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Roland Garros 2019 Day 5 Preview: Osaka, Anisimova and Fritz Featured

A fortnight-long festival of clay court tennis that happens but once a year, there’s always a lot to look forward to at the French Open. However, for the players who spend months building towards it, only to have their participation cut short by illness or injury, it can be equally heartbreaking.

Unfortunately, that’s exactly where Kiki Bertens and Bianca Andreescu find themselves after Wednesday. Bertens, the star of the clay season, forced to retire from her second round match with an undisclosed illness, and Andreescu, the breakout star of the sunshine swing, unable to even take the court for hers with a right shoulder injury.

Of course, dealing with the frailties of the human body is part of the game, but that doesn’t make it suck any less. Here’s hoping Bertens and Andreescu have a speedy recovery, and the next time we see them in Paris, they’ll be able to compete at their fullest/

Here’s your three to see on Thursday at Roland Garros:

Amanda Anisimova (USA) v Aryna Sabalenka (BEL) [11] – First on Court 1

I wrote while previewing Aryna Sabalenka’s first-round match that her 2019 had been “a tad underwhelming”, and whaddaya know? Now she gets the young woman largely responsible for it. Handing Sabalenka a third-round exit at the AO with a stunning 6-3, 6-2 beatdown, 17-year-old Amanda Anisimova was completely unfussed by the big-hitting Belarusian, who simply couldn’t find a way to dislodge Anisimova from the baseline, and the young American made her pay by constantly redirecting her pace at sharp angles. On clay it will be it will be fascinating to see if Anisimova can repeat the feat, but even if she doesn’t, the match-up of puncher and counter-puncher should make for a real popcorn affair.

Naomi Osaka (JPN) [1] v Victoria Azarenka (BEL) – First on Suzanne Lenglen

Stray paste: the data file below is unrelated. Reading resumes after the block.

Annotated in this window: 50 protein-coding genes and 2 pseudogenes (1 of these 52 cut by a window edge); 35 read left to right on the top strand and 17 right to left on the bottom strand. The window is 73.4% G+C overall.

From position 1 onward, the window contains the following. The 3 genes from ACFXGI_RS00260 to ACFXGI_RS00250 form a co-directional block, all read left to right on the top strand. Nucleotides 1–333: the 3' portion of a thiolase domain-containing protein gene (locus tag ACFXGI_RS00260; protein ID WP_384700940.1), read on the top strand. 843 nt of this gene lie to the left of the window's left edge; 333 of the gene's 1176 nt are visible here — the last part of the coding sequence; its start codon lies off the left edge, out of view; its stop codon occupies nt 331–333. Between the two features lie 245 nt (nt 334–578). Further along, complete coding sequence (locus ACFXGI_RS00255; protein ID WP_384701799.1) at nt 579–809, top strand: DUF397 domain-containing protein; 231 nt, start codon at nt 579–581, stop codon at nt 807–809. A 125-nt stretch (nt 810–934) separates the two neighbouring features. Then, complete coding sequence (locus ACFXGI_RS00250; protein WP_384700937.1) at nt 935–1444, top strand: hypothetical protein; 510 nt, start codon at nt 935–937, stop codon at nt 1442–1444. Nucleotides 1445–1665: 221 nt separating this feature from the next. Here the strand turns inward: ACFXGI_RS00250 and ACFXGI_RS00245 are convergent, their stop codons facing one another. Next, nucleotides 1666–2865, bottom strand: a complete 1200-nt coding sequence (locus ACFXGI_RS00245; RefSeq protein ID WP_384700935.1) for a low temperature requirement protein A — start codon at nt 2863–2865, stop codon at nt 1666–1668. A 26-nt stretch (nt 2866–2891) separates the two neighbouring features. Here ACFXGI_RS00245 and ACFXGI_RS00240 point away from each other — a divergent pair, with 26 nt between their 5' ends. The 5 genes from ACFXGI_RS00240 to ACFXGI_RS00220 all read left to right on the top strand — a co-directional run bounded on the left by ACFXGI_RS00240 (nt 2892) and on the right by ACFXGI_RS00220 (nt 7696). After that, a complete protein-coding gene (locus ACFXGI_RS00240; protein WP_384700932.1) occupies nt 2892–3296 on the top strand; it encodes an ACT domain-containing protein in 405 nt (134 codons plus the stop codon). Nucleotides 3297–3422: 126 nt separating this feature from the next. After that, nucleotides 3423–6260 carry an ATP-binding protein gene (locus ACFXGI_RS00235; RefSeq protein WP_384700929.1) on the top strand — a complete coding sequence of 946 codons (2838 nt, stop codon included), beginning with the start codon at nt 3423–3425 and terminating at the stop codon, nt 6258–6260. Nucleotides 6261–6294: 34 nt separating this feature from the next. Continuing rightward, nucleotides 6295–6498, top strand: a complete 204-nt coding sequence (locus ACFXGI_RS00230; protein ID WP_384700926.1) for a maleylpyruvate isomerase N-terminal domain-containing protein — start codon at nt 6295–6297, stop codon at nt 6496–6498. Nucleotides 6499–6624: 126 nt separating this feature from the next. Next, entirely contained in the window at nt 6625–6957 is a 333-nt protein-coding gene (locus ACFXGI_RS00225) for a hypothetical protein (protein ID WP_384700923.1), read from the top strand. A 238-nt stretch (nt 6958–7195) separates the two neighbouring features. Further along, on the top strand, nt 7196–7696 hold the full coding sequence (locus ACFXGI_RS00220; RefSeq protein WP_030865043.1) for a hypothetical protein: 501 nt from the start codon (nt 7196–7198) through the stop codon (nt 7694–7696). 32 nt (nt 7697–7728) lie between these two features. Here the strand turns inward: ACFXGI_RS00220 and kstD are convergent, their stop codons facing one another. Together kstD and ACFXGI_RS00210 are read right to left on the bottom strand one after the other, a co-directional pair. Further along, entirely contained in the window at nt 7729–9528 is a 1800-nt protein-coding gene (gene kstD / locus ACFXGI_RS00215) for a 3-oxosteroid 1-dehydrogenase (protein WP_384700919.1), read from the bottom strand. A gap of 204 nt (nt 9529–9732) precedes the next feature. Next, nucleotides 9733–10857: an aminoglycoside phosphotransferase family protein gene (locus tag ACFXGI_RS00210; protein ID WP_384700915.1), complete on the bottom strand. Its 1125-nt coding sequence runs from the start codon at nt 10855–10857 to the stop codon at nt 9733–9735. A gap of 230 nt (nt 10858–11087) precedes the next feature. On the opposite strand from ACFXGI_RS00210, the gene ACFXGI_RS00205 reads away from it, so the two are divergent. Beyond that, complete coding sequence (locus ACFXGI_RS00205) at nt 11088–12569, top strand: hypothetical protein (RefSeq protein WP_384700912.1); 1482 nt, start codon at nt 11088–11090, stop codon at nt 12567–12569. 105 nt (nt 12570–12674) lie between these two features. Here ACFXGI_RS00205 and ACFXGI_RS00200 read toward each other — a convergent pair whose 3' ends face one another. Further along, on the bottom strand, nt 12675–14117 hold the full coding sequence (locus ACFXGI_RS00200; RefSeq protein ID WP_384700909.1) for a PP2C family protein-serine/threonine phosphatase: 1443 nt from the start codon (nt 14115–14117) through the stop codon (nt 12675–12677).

Giving a first-round performance was so bad that you could almost claim a tax write-off for a charitable contribution, it’s safe to say Naomi Osaka has a lot of work to do if she wants to make it three majors on the trot. Indeed, really the only thing that kept her in the tournament was that Anna Karolina Schmiedlova had no experience winning on such a high-profile stage, but you know who does? Victoria Azarenka. Simply put, this is an immense test for Osaka, and with Azarenka looking solid in her own first-round win over Jelena Ostapenko, it wouldn’t be outrageous for the Japanese to fail. That said, even if Osaka does come through, she’s going to be subjected to a few hours of punishing baseline tennis, and while it might not be too much fun for her, it definitely will be for us.

Taylor Fritz (USA) v Roberto Bautista Agut (ESP) [18] – Fifth on Court 6

A match that’s almost guaranteed to fly under the radar, do yourself a favour and make time for this tasty matchup between Roberta Bautista Agut and Taylor Fritz. A chance at immediate revenge for “RBA”, Fritz managed to best the Spaniard 6-7, 6-3, 6-4 last week in the Lyon quarterfinals, and has proven to be much better on the dirt than many of his serve-and-forehand, American-style counterparts. Not too shabby with the forehand himself, RBA isn’t going to be content to just grind Fritz out over five sets, and that means we should be treated to some explosive rallies and a real rollercoaster of a tennis match.

Roland Garros 2019 Day 4 Preview: Nishikori, Dimitrov and Bertens on Deck